Take the 2-minute tour ×
Stack Overflow is a question and answer site for professional and enthusiast programmers. It's 100% free, no registration required.

So, I am using an iFrame on my tab and I am doing one of those "like roadblocks" where the user needs to like the page in order to view the secret content. Is there a better and more seamless way of doing this then having to ask for permission?

I know for tabs built with FBML, they dont ask for permission, but I am guessing that is because it is NOT an iframe.

Thanks!

share|improve this question
add comment

1 Answer

up vote 18 down vote accepted

Of course you can! As mentioned in the documentation, Facebook will send you some extra details in the signed_request:

When a user navigates to the Facebook Page, they will see your Page Tab added in the next available tab position. Broadly, a Page Tab is loaded in exactly the same way as a Canvas Page. When a user selects your Page Tab, you will received the signed_request parameter with one additional parameter, page. This parameter contains a JSON object with an id (the page id of the current page), admin (if the user is a admin of the page), and liked (if the user has liked the page). As with a Canvas Page, you will not receive all the user information accessible to your app in the signed_request until the user authorizes your app.

The code taken from my tutorial should be something like:

<?php
if(empty($_REQUEST["signed_request"])) {
    // no signed request where found which means
    // 1- this page was not accessed through a Facebook page tab
    // 2- a redirection was made, so the request is lost
    echo "signed_request was not found!";
} else {
    $app_secret = "APP_SECRET";
    $data = parse_signed_request($_REQUEST["signed_request"], $app_secret);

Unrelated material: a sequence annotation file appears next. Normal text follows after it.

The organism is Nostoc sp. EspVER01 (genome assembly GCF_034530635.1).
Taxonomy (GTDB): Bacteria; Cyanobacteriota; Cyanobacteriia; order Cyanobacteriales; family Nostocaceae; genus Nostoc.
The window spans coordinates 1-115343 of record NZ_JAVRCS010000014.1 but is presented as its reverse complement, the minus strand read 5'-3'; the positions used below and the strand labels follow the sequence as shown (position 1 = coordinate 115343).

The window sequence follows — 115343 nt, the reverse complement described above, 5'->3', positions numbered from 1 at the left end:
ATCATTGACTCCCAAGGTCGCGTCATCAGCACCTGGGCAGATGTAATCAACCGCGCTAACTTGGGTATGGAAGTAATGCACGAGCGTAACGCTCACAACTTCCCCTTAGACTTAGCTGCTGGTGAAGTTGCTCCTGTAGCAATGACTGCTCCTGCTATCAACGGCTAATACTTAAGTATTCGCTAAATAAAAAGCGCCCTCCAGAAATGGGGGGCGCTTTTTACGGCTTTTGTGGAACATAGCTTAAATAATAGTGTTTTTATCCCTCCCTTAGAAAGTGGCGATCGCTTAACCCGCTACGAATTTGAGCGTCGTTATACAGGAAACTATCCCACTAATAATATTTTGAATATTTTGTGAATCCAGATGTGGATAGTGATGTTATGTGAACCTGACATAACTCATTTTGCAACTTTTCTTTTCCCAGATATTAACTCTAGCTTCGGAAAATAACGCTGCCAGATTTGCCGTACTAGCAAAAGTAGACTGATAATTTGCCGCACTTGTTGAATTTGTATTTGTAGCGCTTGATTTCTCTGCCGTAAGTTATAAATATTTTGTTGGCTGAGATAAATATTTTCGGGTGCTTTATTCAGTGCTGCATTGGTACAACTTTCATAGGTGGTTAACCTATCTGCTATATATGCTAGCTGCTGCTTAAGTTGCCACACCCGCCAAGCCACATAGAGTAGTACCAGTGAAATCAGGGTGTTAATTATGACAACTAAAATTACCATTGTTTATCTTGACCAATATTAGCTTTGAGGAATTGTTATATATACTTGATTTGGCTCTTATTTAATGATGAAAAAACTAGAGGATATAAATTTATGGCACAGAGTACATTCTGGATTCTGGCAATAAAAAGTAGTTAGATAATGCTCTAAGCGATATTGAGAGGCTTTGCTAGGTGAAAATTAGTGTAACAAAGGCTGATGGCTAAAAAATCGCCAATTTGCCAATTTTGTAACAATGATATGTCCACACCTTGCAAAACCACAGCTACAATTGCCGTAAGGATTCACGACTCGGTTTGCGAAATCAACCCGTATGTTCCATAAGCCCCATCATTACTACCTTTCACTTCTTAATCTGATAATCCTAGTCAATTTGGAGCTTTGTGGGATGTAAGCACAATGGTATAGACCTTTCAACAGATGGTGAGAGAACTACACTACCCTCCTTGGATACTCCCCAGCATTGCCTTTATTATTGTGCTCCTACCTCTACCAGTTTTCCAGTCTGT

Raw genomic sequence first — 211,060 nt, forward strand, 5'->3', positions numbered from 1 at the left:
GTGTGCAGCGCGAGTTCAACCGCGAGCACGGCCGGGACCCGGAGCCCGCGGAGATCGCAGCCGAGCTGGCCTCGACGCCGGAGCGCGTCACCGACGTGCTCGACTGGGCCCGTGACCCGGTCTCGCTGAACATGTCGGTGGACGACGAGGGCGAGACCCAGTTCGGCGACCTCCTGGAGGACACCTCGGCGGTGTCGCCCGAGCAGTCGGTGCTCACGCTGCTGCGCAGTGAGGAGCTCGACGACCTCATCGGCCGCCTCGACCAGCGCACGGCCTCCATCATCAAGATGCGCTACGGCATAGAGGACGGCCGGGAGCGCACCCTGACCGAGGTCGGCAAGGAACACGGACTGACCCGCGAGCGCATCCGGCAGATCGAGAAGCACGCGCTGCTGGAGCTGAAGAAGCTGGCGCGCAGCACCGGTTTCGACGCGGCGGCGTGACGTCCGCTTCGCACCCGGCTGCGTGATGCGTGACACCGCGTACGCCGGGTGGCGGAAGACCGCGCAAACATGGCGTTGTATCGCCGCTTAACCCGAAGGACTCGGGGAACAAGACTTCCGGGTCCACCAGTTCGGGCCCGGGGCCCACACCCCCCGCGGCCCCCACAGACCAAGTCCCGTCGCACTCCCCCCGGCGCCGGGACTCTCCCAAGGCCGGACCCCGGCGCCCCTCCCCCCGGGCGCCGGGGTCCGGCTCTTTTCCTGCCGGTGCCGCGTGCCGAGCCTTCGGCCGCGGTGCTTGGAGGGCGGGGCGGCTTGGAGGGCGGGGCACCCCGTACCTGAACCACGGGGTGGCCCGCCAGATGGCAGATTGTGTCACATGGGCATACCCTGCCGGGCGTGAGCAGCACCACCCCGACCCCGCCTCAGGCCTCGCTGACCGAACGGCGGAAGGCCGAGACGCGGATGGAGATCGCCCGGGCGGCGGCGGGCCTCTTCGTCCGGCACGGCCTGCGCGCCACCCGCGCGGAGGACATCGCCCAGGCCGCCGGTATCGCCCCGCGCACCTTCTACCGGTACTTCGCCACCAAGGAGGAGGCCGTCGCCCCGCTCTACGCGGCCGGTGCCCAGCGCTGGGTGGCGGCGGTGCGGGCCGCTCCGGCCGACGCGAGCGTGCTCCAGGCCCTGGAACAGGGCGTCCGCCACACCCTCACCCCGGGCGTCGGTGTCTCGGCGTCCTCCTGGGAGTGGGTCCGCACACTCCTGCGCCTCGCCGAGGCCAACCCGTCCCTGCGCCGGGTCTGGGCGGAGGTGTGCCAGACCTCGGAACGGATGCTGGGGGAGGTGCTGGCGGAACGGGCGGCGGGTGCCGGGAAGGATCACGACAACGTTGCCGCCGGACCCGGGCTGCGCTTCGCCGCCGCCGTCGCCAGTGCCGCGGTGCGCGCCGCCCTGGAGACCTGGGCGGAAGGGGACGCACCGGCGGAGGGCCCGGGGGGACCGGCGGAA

if (empty($data["page"]["liked"])) {
        echo "You are not a fan!";
    } else {
        echo "Welcome back fan!";
    }
}

function parse_signed_request($signed_request, $secret) {
    list($encoded_sig, $payload) = explode('.', $signed_request, 2); 

    // decode the data
    $sig = base64_url_decode($encoded_sig);
    $data = json_decode(base64_url_decode($payload), true);

    if (strtoupper($data['algorithm']) !== 'HMAC-SHA256') {
        error_log('Unknown algorithm. Expected HMAC-SHA256');
        return null;
    }

    // check sig
    $expected_sig = hash_hmac('sha256', $payload, $secret, $raw = true);
    if ($sig !== $expected_sig) {
        error_log('Bad Signed JSON signature!');
        return null;
    }

    return $data;
}

function base64_url_decode($input) {
    return base64_decode(strtr($input, '-_', '+/'));
}
?>

UPDATED CODE: While the previous code would work. I wasn't checking the validity of the request. This means someone could tamper the request and send you false information (like setting the admin to true!). Code has been updated, following the signed_request documentation approach.

share|improve this answer
1  
Thanks! I figured this out, but I do appreciate you posting the answer in case anyone else needs to know. –  John Mar 25 '11 at 14:59
add comment

Your Answer

 
discard

By posting your answer, you agree to the privacy policy and terms of service.

Not the answer you're looking for? Browse other questions tagged or ask your own question.